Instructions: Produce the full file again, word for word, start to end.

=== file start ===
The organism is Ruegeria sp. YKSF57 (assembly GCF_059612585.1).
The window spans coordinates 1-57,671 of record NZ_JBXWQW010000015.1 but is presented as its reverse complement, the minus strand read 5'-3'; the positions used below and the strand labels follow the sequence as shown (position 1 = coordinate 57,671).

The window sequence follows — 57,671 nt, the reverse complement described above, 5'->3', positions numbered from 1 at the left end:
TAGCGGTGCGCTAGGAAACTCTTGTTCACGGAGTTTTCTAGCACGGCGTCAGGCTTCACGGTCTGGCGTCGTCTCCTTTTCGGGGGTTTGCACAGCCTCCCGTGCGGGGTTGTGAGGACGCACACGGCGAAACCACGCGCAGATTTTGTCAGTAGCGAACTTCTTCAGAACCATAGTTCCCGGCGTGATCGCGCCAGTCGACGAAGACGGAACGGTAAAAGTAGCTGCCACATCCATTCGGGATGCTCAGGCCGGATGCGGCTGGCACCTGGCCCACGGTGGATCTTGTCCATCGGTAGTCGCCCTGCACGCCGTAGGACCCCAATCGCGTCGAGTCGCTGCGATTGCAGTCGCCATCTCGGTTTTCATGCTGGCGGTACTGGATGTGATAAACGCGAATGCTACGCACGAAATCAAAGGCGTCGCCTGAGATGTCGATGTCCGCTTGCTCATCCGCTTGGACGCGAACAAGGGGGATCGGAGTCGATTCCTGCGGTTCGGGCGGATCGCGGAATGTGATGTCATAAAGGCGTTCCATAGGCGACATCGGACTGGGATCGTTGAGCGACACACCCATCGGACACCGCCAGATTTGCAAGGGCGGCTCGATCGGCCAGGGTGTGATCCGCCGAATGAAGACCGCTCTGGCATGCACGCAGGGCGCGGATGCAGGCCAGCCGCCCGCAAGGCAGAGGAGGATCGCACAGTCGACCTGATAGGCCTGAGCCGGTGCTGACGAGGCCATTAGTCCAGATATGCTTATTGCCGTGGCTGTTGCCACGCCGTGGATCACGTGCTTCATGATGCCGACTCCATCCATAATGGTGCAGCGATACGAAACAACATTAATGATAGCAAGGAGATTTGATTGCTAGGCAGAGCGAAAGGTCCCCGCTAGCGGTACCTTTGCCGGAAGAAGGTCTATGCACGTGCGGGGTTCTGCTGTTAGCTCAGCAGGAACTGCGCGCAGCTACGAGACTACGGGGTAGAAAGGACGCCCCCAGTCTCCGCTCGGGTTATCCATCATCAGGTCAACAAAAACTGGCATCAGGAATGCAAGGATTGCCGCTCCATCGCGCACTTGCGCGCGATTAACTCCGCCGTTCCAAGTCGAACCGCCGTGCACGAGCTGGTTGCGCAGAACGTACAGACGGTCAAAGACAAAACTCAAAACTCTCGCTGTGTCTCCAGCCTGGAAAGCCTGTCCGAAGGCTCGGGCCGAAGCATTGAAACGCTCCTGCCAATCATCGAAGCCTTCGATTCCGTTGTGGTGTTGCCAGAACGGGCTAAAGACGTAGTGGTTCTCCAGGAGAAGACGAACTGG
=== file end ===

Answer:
The organism is Ruegeria sp. YKSF57 (assembly GCF_059612585.1).
The window spans coordinates 1-57,671 of record NZ_JBXWQW010000015.1 but is presented as its reverse complement, the minus strand read 5'-3'; the positions used below and the strand labels follow the sequence as shown (position 1 = coordinate 57,671).

The window sequence follows — 57,671 nt, the reverse complement described above, 5'->3', positions numbered from 1 at the left end:
TAGCGGTGCGCTAGGAAACTCTTGTTCACGGAGTTTTCTAGCACGGCGTCAGGCTTCACGGTCTGGCGTCGTCTCCTTTTCGGGGGTTTGCACAGCCTCCCGTGCGGGGTTGTGAGGACGCACACGGCGAAACCACGCGCAGATTTTGTCAGTAGCGAACTTCTTCAGAACCATAGTTCCCGGCGTGATCGCGCCAGTCGACGAAGACGGAACGGTAAAAGTAGCTGCCACATCCATTCGGGATGCTCAGGCCGGATGCGGCTGGCACCTGGCCCACGGTGGATCTTGTCCATCGGTAGTCGCCCTGCACGCCGTAGGACCCCAATCGCGTCGAGTCGCTGCGATTGCAGTCGCCATCTCGGTTTTCATGCTGGCGGTACTGGATGTGATAAACGCGAATGCTACGCACGAAATCAAAGGCGTCGCCTGAGATGTCGATGTCCGCTTGCTCATCCGCTTGGACGCGAACAAGGGGGATCGGAGTCGATTCCTGCGGTTCGGGCGGATCGCGGAATGTGATGTCATAAAGGCGTTCCATAGGCGACATCGGACTGGGATCGTTGAGCGACACACCCATCGGACACCGCCAGATTTGCAAGGGCGGCTCGATCGGCCAGGGTGTGATCCGCCGAATGAAGACCGCTCTGGCATGCACGCAGGGCGCGGATGCAGGCCAGCCGCCCGCAAGGCAGAGGAGGATCGCACAGTCGACCTGATAGGCCTGAGCCGGTGCTGACGAGGCCATTAGTCCAGATATGCTTATTGCCGTGGCTGTTGCCACGCCGTGGATCACGTGCTTCATGATGCCGACTCCATCCATAATGGTGCAGCGATACGAAACAACATTAATGATAGCAAGGAGATTTGATTGCTAGGCAGAGCGAAAGGTCCCCGCTAGCGGTACCTTTGCCGGAAGAAGGTCTATGCACGTGCGGGGTTCTGCTGTTAGCTCAGCAGGAACTGCGCGCAGCTACGAGACTACGGGGTAGAAAGGACGCCCCCAGTCTCCGCTCGGGTTATCCATCATCAGGTCAACAAAAACTGGCATCAGGAATGCAAGGATTGCCGCTCCATCGCGCACTTGCGCGCGATTAACTCCGCCGTTCCAAGTCGAACCGCCGTGCACGAGCTGGTTGCGCAGAACGTACAGACGGTCAAAGACAAAACTCAAAACTCTCGCTGTGTCTCCAGCCTGGAAAGCCTGTCCGAAGGCTCGGGCCGAAGCATTGAAACGCTCCTGCCAATCATCGAAGCCTTCGATTCCGTTGTGGTGTTGCCAGAACGGGCTAAAGACGTAGTGGTTCTCCAGGAGAAGACGAACTGG